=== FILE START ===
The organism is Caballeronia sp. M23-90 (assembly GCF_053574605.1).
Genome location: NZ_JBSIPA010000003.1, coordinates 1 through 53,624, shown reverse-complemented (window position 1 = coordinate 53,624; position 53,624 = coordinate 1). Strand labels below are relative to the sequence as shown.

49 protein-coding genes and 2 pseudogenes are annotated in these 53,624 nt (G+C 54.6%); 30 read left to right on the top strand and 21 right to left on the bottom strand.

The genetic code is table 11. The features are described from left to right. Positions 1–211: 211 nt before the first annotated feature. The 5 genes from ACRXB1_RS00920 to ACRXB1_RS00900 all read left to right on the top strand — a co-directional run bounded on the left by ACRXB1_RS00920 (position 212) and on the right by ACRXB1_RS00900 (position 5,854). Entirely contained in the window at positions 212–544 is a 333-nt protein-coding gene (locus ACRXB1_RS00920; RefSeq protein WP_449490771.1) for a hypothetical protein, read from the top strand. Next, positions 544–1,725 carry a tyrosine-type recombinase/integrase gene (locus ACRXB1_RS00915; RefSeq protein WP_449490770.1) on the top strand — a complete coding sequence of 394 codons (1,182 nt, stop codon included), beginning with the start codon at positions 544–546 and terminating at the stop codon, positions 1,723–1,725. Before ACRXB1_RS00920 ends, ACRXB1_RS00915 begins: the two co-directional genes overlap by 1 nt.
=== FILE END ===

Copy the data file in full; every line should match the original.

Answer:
The organism is Caballeronia sp. M23-90 (assembly GCF_053574605.1).
Genome location: NZ_JBSIPA010000003.1, coordinates 1 through 53,624, shown reverse-complemented (window position 1 = coordinate 53,624; position 53,624 = coordinate 1). Strand labels below are relative to the sequence as shown.

49 protein-coding genes and 2 pseudogenes are annotated in these 53,624 nt (G+C 54.6%); 30 read left to right on the top strand and 21 right to left on the bottom strand.

The genetic code is table 11. The features are described from left to right. Positions 1–211: 211 nt before the first annotated feature. The 5 genes from ACRXB1_RS00920 to ACRXB1_RS00900 all read left to right on the top strand — a co-directional run bounded on the left by ACRXB1_RS00920 (position 212) and on the right by ACRXB1_RS00900 (position 5,854). Entirely contained in the window at positions 212–544 is a 333-nt protein-coding gene (locus ACRXB1_RS00920; RefSeq protein WP_449490771.1) for a hypothetical protein, read from the top strand. Next, positions 544–1,725 carry a tyrosine-type recombinase/integrase gene (locus ACRXB1_RS00915; RefSeq protein WP_449490770.1) on the top strand — a complete coding sequence of 394 codons (1,182 nt, stop codon included), beginning with the start codon at positions 544–546 and terminating at the stop codon, positions 1,723–1,725. Before ACRXB1_RS00920 ends, ACRXB1_RS00915 begins: the two co-directional genes overlap by 1 nt.